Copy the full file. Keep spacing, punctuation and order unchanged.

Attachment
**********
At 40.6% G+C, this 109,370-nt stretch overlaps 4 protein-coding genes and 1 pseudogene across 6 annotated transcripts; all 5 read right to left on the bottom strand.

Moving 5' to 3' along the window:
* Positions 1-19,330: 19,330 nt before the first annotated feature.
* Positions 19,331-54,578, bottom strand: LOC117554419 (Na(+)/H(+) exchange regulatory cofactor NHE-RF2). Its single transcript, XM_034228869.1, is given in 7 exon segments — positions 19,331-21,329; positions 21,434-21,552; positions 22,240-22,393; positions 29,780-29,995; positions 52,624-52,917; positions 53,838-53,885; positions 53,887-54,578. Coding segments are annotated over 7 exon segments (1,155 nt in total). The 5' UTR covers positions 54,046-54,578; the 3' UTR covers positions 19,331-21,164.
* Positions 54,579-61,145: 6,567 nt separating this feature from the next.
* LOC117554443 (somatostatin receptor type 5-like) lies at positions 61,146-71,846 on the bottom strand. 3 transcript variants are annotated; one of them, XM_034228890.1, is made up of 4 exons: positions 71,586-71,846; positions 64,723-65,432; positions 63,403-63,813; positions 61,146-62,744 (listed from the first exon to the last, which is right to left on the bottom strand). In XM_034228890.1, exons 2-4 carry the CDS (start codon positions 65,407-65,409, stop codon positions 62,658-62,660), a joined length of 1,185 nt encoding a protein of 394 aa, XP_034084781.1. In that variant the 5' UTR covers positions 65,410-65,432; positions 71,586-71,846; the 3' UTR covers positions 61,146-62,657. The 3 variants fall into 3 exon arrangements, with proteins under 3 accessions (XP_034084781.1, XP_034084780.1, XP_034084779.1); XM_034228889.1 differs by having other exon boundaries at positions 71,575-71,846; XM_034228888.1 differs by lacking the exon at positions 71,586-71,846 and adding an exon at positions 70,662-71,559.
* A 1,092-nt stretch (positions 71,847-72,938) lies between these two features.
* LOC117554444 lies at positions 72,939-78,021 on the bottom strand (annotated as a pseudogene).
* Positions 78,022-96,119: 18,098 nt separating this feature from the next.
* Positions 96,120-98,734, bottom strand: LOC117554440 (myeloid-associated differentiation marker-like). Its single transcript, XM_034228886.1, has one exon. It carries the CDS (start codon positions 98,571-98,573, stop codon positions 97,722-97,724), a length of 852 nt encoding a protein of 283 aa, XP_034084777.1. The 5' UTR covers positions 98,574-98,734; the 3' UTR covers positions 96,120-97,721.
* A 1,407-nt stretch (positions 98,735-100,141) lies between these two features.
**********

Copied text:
At 40.6% G+C, this 109,370-nt stretch overlaps 4 protein-coding genes and 1 pseudogene across 6 annotated transcripts; all 5 read right to left on the bottom strand.

Moving 5' to 3' along the window:
* Positions 1-19,330: 19,330 nt before the first annotated feature.
* Positions 19,331-54,578, bottom strand: LOC117554419 (Na(+)/H(+) exchange regulatory cofactor NHE-RF2). Its single transcript, XM_034228869.1, is given in 7 exon segments — positions 19,331-21,329; positions 21,434-21,552; positions 22,240-22,393; positions 29,780-29,995; positions 52,624-52,917; positions 53,838-53,885; positions 53,887-54,578. Coding segments are annotated over 7 exon segments (1,155 nt in total). The 5' UTR covers positions 54,046-54,578; the 3' UTR covers positions 19,331-21,164.
* Positions 54,579-61,145: 6,567 nt separating this feature from the next.
* LOC117554443 (somatostatin receptor type 5-like) lies at positions 61,146-71,846 on the bottom strand. 3 transcript variants are annotated; one of them, XM_034228890.1, is made up of 4 exons: positions 71,586-71,846; positions 64,723-65,432; positions 63,403-63,813; positions 61,146-62,744 (listed from the first exon to the last, which is right to left on the bottom strand). In XM_034228890.1, exons 2-4 carry the CDS (start codon positions 65,407-65,409, stop codon positions 62,658-62,660), a joined length of 1,185 nt encoding a protein of 394 aa, XP_034084781.1. In that variant the 5' UTR covers positions 65,410-65,432; positions 71,586-71,846; the 3' UTR covers positions 61,146-62,657. The 3 variants fall into 3 exon arrangements, with proteins under 3 accessions (XP_034084781.1, XP_034084780.1, XP_034084779.1); XM_034228889.1 differs by having other exon boundaries at positions 71,575-71,846; XM_034228888.1 differs by lacking the exon at positions 71,586-71,846 and adding an exon at positions 70,662-71,559.
* A 1,092-nt stretch (positions 71,847-72,938) lies between these two features.
* LOC117554444 lies at positions 72,939-78,021 on the bottom strand (annotated as a pseudogene).
* Positions 78,022-96,119: 18,098 nt separating this feature from the next.
* Positions 96,120-98,734, bottom strand: LOC117554440 (myeloid-associated differentiation marker-like). Its single transcript, XM_034228886.1, has one exon. It carries the CDS (start codon positions 98,571-98,573, stop codon positions 97,722-97,724), a length of 852 nt encoding a protein of 283 aa, XP_034084777.1. The 5' UTR covers positions 98,574-98,734; the 3' UTR covers positions 96,120-97,721.
* A 1,407-nt stretch (positions 98,735-100,141) lies between these two features.